This week's roundup looks at the latest developments in Greece's attempts to remain in the Euro Zone, the potential for interest rate rises in the UK in the near future and a drop in the FTSE 100.
Greece clinches new bailout deal
After marathon talks that took place into the early hours of yesterday morning, Greece finally secured a multi-billion-Euro bailout agreement from its international creditors.
Some 23 hours after beginning discussions in a central Athens hotel, Greek officials announced the news, stating that an agreement had been reached with just some "minor details" left to be discussed. The new loan agreement is believed to be worth up to €86 billion.
"Finally we have white smoke", said one exhausted finance ministry official.
The officials involved in the discussions agreed on fiscal targets that will govern the bailout - with the aim being a primary budget surplus from next year.
The accord is expected to be ratified in parliament and vetted by Euro Zone finance ministers this week.
After the deal was announced, the Athens Stock Index rose 1.8%, following a further 2.1% rise the day before amid speculation a deal was close to being completed.
BoE policymaker 'close to yes vote' on rates increase
Bank of England policymaker David Miles has revealed that he came close to voting to raise interest rates in the UK last week.
The official bank rate has remained at 0.5% since March 2009, but Mr Miles told Bloomberg this week that he believes there was a "reasonable" case for increasing rates soon to avoid them rising rapidly in the future.
He explained some of his reasoning for "starting the journey" towards a rise in rates. "Sterling had gone up a bit, oil prices had fallen a bit, there were somewhat ambiguous signals from the labour market," he said.
However, Mr Miles eventually decided not to vote yes. "On balance it was a set of economic news that probably reduced at least the near-term inflation profile by a non-trivial amount. For me that was what made the decision ultimately one to keep policy on hold."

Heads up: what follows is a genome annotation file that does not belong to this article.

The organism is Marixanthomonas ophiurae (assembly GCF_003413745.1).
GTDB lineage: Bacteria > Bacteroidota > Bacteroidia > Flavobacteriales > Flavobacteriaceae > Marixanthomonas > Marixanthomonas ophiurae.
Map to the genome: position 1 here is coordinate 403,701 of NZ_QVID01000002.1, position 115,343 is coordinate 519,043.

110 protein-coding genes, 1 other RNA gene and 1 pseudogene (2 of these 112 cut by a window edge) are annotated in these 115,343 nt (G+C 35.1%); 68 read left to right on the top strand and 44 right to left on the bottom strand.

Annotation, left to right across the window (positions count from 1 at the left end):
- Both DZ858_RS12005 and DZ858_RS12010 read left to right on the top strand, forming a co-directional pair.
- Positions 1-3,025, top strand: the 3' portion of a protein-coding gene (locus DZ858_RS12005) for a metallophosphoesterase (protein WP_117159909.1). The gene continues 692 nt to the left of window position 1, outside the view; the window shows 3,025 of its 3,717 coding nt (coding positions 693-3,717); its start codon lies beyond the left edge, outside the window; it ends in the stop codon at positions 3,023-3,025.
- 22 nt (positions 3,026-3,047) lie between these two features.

Only one of the Monetary Policy Committee, Ian McCafferty, voted for a rise. Mr Miles will not be able to vote in the next meeting as his term on the committee has come to an end.
FTSE drops as China devalues the yuan
The FTSE 100 dropped by 40.61 points (0.6%) yesterday morning, affected by China devaluing its currency and subsequently raising the cost of imports.
China's central bank brought the yuan to the lowest rate against the dollar in nearly three years in a move that is being described as a "one-off depreciation" of 1.9% to make the exchange rate more market oriented.
As a result, stock prices for mining firms, as well as luxury clothing brand Burberry, fell.
Trustnet Direct analyst Tony Cross told Reuters, "A weaker yuan makes imports more expensive and with China accounting for some 14% of [Burberry's] sales, the implication is clear."
The mining sector was impacted by stock price falls for BHP Bilton and Glencore, among others, and subsequently dropped 2.3%, leaving it dangerously close to the six-year low it experienced towards the end of last month.